Our last major site was the Tasting room, over 60 different brands of Coke products from all over the world.  Needless to say about 1/2 way around the world we were both feeling a little queasy from all the carbonation and different flavors.  And needless to say, not all products tasted good but we quickly moved onto the next tasting.  Now remember that I mentioned that there were bus loads of kids in there, imagine the sticky mess on the floors.  My shoes are still sticky!!!  I am guessing that as bad as we felt when we left that there were a lot of puking kids on the buses, NOT where I want to be. 

After lunch, we did a bit of shopping and then headed back to the RV to get it all packed up to leave on Friday as we have decided that we are going to leave Atlanta a day early and extend our stay in Asheville, NC.

May 11, 2011 - Montgomery, AL to Atlanta, GA

We had probably the easiest drive of all today.  The 3 hour drive from Montgomery, Alabama, to Atlanta, Georgia, was all on Interstate 85 and very well signed and even going through the middle of Atlanta at mid day was a breeze - Why can't all drives be like this one???  Its still very hot with temperatures into the 90's but I think we are supposed to get some storms beginning tomorrow and it will cool down some.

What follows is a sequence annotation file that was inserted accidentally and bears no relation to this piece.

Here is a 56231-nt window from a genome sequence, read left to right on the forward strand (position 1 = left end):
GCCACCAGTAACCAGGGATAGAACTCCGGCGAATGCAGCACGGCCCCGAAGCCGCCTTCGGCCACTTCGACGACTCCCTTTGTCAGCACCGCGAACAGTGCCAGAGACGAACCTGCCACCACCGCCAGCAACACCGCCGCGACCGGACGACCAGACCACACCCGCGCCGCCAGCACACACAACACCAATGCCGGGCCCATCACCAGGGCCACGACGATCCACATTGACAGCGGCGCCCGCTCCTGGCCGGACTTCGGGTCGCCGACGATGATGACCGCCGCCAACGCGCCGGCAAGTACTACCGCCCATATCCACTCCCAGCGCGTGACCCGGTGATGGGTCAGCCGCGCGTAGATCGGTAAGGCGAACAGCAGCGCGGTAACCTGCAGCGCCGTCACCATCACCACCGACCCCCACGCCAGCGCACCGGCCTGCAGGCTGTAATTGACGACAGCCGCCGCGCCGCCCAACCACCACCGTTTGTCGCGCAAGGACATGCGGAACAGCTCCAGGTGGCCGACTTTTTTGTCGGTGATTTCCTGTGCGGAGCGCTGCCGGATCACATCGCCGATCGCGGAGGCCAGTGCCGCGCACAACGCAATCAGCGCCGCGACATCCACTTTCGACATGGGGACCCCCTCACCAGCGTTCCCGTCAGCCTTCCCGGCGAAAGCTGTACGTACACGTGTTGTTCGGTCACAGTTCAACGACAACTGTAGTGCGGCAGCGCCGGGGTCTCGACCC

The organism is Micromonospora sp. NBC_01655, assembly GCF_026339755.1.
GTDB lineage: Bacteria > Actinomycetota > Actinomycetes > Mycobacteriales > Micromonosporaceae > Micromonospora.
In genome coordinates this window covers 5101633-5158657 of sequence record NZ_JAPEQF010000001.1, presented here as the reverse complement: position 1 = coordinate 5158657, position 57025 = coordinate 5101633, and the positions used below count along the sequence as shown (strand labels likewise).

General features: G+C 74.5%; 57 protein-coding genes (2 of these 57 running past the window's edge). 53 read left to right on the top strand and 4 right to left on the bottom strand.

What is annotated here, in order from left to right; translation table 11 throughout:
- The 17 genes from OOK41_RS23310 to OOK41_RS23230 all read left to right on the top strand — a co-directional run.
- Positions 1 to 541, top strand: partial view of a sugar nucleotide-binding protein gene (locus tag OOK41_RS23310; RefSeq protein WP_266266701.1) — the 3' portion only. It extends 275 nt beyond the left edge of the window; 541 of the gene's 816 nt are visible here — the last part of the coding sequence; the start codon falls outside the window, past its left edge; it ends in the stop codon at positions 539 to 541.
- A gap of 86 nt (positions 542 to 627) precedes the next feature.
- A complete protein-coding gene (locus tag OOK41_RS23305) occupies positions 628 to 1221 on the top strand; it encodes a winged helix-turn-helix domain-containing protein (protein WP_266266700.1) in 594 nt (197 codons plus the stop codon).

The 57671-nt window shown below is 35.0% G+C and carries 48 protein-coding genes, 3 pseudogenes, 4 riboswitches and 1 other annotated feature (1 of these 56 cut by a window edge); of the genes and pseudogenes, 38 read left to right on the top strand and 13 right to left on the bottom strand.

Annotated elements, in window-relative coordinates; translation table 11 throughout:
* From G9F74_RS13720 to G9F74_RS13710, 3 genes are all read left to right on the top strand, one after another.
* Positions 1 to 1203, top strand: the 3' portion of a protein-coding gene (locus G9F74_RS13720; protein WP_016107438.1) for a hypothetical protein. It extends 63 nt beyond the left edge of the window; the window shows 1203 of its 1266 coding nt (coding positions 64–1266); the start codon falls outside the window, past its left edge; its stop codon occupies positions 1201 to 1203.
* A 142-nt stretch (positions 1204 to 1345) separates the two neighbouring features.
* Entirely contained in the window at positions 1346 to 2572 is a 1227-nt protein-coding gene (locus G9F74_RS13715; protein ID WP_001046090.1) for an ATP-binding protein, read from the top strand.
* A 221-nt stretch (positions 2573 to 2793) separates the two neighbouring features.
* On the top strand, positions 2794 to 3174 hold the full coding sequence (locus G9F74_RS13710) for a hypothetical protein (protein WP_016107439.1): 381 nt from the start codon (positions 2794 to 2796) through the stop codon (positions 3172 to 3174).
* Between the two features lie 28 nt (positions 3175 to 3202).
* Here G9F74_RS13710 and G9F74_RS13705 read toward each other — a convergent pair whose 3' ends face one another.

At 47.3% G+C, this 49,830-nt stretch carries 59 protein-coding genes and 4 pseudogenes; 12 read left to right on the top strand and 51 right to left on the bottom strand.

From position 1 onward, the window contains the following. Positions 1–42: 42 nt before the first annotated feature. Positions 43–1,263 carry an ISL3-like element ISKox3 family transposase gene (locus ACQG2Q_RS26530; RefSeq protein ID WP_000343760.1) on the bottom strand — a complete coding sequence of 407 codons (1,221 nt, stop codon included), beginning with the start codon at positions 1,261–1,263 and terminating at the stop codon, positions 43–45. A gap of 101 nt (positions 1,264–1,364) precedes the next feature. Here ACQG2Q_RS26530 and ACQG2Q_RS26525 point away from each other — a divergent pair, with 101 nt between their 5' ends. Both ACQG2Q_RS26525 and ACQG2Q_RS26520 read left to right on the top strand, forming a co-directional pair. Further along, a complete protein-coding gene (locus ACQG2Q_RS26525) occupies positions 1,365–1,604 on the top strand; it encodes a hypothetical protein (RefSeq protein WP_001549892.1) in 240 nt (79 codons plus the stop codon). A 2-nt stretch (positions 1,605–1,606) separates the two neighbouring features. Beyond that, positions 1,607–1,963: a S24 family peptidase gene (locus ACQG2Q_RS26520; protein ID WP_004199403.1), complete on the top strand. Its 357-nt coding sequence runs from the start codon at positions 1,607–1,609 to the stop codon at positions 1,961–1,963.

We left Montgomery about 8:30 this morning and arrived around 1 pm (Eastern time, darn it, lost an hour).  A quick setup of the RV and we were off to explore Atlanta.  Our stop today was Margaret Mitchell's home when she wrote Gone With The Wind - Yeah...  you knew I had to stop there....  

Lets see how up to date on your "Gone with the Wind" trivia:  Did you know 
  • that Margaret Mitchell actually wrote the book from end to beginning?  She knew how the book would end but had no idea how it would get there.
  • that Margaret heard stories of the Civil War from relatives and did not understand until the age of 10 that the South had lost the war and not won it?
  • that she wrote Gone With The Wind while recovering from a broken ankle in the small apartment we toured today (she called the apartment the "dump" even though her ice box is larger than the one we have in the RV).
  • that she did not want anyone to know that she was writing a book so she hid her typewriter under a towel when anyone would visit and also used manila envelopes to hide portions of her book in all parts of her home?
  • that the actual writing of the book would take 2 years of her time?